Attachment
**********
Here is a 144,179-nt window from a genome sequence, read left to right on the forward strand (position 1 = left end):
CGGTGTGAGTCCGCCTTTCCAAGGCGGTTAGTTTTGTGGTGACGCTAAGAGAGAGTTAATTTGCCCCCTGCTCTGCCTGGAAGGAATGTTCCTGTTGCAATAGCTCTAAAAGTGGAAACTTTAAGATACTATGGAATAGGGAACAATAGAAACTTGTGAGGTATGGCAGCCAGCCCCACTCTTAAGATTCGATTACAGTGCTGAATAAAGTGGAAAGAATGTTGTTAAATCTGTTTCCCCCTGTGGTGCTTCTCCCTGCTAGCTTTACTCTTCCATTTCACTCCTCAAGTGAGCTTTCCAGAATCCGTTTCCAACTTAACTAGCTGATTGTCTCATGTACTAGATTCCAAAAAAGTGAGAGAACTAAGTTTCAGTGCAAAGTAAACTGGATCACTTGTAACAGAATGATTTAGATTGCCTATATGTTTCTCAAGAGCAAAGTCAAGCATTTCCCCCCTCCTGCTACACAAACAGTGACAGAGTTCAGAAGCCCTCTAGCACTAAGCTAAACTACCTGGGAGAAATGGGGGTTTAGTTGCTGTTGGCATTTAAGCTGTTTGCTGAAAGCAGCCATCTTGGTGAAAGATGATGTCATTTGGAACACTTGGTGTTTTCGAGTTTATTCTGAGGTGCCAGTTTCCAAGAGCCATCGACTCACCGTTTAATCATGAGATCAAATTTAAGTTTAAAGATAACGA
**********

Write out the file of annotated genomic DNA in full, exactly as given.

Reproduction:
Here is a 144,179-nt window from a genome sequence, read left to right on the forward strand (position 1 = left end):
CGGTGTGAGTCCGCCTTTCCAAGGCGGTTAGTTTTGTGGTGACGCTAAGAGAGAGTTAATTTGCCCCCTGCTCTGCCTGGAAGGAATGTTCCTGTTGCAATAGCTCTAAAAGTGGAAACTTTAAGATACTATGGAATAGGGAACAATAGAAACTTGTGAGGTATGGCAGCCAGCCCCACTCTTAAGATTCGATTACAGTGCTGAATAAAGTGGAAAGAATGTTGTTAAATCTGTTTCCCCCTGTGGTGCTTCTCCCTGCTAGCTTTACTCTTCCATTTCACTCCTCAAGTGAGCTTTCCAGAATCCGTTTCCAACTTAACTAGCTGATTGTCTCATGTACTAGATTCCAAAAAAGTGAGAGAACTAAGTTTCAGTGCAAAGTAAACTGGATCACTTGTAACAGAATGATTTAGATTGCCTATATGTTTCTCAAGAGCAAAGTCAAGCATTTCCCCCCTCCTGCTACACAAACAGTGACAGAGTTCAGAAGCCCTCTAGCACTAAGCTAAACTACCTGGGAGAAATGGGGGTTTAGTTGCTGTTGGCATTTAAGCTGTTTGCTGAAAGCAGCCATCTTGGTGAAAGATGATGTCATTTGGAACACTTGGTGTTTTCGAGTTTATTCTGAGGTGCCAGTTTCCAAGAGCCATCGACTCACCGTTTAATCATGAGATCAAATTTAAGTTTAAAGATAACGA